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27 January 2006
Stonehenge road 'a risk to birds'

Alternatives to an underground road tunnel at Stonehenge could threaten the recovery of one of Britain's rarest birds, the Royal Society for the Protection of Birds (RSPB) has warned. The society said proposals for two overground routes would destroy nesting and roosting sites of the secretive stone curlew, which only has two UK strongholds, one of which is the area surrounding the Stonehenge World Heritage Site. It said the plans would also harm prospects for more than 25 other bird species and 14 butterfly species.
     Tony Richardson, director of the Royal Society for the Protection of Birds' south west region, said: "A completely new road through the Stonehenge site is unthinkable, not only because of its obvious archaeological value but also because of the public outcry it will spark amongst the millions of people who value Britain's wildlife. Approval for any overground route will make a mockery of the government's desire to get this mysterious and vulnerable bird back on its feet".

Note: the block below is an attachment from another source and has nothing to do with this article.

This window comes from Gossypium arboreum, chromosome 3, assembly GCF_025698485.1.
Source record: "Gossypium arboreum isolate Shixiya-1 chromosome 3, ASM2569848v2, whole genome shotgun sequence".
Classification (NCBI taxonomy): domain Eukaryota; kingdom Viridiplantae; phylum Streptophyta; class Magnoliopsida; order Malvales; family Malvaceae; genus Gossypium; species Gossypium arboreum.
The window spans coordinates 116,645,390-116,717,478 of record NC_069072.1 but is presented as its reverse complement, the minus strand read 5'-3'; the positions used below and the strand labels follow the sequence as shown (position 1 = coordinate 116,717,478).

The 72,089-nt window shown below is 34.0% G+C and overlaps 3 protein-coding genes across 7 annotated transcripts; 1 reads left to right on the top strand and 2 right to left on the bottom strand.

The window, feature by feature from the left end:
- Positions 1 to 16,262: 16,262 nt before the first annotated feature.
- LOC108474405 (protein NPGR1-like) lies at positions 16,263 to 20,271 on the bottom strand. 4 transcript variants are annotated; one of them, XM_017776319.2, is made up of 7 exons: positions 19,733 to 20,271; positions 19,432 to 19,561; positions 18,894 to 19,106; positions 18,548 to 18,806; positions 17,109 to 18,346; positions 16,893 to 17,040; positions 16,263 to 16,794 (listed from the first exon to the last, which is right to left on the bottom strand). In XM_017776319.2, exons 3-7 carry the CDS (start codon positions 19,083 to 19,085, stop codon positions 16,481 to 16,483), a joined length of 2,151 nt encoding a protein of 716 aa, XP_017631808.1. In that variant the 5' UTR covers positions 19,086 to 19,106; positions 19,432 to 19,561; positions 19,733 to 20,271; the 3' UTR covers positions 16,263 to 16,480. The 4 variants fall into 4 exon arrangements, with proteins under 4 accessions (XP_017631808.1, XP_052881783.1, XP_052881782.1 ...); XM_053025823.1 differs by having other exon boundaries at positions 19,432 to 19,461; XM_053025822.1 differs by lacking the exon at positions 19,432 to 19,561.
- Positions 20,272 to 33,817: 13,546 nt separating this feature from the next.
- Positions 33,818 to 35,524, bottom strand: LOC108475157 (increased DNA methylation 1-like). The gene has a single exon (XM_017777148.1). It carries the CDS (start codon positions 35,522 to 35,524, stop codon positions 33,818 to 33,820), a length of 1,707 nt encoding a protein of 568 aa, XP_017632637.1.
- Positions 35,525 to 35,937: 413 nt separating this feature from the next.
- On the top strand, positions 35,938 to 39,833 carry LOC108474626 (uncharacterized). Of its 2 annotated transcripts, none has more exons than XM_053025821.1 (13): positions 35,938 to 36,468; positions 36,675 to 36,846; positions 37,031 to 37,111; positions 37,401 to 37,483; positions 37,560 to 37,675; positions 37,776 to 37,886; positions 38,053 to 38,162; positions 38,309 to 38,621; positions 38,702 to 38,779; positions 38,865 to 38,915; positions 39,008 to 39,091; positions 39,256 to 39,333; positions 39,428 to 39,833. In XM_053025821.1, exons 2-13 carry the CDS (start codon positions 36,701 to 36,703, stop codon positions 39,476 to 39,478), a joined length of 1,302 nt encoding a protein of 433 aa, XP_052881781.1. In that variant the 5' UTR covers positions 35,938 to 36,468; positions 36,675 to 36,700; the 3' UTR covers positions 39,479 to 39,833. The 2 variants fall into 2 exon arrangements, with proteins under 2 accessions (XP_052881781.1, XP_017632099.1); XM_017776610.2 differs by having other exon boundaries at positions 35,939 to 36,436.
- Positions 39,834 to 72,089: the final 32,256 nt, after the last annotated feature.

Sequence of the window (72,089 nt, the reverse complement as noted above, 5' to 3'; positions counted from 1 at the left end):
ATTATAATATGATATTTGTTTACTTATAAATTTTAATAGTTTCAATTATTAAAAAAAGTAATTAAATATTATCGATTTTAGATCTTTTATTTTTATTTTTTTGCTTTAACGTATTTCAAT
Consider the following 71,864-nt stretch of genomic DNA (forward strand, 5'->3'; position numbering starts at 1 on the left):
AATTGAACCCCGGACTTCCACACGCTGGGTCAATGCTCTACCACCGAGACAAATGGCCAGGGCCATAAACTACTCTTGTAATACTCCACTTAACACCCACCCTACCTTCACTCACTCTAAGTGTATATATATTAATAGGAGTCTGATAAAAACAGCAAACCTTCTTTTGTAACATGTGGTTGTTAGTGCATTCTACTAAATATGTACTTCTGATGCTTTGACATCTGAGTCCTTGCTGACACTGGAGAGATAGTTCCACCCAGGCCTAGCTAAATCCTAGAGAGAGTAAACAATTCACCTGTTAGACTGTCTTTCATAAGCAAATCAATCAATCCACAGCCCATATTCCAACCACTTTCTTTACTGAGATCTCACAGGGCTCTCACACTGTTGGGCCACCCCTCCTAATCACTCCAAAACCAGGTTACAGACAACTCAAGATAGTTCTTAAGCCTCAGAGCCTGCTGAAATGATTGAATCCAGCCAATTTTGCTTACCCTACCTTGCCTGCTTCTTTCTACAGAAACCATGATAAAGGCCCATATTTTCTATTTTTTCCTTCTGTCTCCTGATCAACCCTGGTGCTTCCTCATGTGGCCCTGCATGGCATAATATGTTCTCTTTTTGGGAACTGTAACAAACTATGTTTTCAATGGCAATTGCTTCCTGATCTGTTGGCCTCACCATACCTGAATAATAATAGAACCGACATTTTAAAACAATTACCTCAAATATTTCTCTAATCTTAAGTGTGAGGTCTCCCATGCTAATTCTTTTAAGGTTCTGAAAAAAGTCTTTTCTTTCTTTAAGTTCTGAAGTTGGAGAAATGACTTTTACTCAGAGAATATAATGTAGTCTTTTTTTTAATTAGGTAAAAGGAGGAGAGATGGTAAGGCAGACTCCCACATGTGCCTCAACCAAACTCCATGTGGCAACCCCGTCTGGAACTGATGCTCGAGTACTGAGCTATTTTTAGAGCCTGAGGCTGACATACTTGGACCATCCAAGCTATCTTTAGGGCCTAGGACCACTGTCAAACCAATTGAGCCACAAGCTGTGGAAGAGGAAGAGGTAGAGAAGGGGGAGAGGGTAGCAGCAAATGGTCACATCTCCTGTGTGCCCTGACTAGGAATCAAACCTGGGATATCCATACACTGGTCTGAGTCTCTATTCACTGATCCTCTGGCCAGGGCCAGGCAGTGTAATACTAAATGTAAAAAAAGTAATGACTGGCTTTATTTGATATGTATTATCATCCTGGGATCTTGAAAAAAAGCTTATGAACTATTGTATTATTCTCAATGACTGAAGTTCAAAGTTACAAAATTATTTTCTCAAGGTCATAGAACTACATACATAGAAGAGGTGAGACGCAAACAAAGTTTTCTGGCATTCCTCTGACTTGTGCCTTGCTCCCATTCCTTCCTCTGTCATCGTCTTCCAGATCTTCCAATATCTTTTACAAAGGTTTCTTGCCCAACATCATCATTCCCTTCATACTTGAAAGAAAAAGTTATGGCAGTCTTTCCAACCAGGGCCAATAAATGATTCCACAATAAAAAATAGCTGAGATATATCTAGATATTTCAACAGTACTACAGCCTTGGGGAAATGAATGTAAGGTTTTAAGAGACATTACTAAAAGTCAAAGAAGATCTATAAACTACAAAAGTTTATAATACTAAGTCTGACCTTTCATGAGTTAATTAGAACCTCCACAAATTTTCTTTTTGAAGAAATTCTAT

The Highways Agency has raised its estimate of tunnel costs from 284 million to 470m blaming complications that will make tunneling more difficult. A number of alternatives are likely to be published today including re-routing of the A303 over-ground instead, either north or south of Stonehenge. The southern route would destroy two-thirds of the RSPB's Normanton Down Reserve and split the remainder, reducing its value to wildlife. The reserve is part of the Stonehenge World Heritage Site and boasts Britain's most important Bronze Age barrow cemetery. The site is also an invaluable feeding ground for stone-curlews before they leave on migration. The northern option would run close to the Salisbury Plain Special Protection Area (SPA), a site protected by European wildlife laws. The road scheme would damage the potential of that land for increasing stone-curlew numbers.
     The RSPB believes the government should not consider the northern or southern over-ground routes as viable options and hopes that the review process will lead to the adoption of route less damaging for the area's wildlife.
Tony Richardson said: 'Future generations will thank the government of today if it safeguards the Stonehenge area from the irreversible destruction that an over-ground road will cause. Such a road would be an unforgivable addition to the threats that many species already face.'

Sources: RSPB Public Relations Department, Life Style Extra (23 January 2006)

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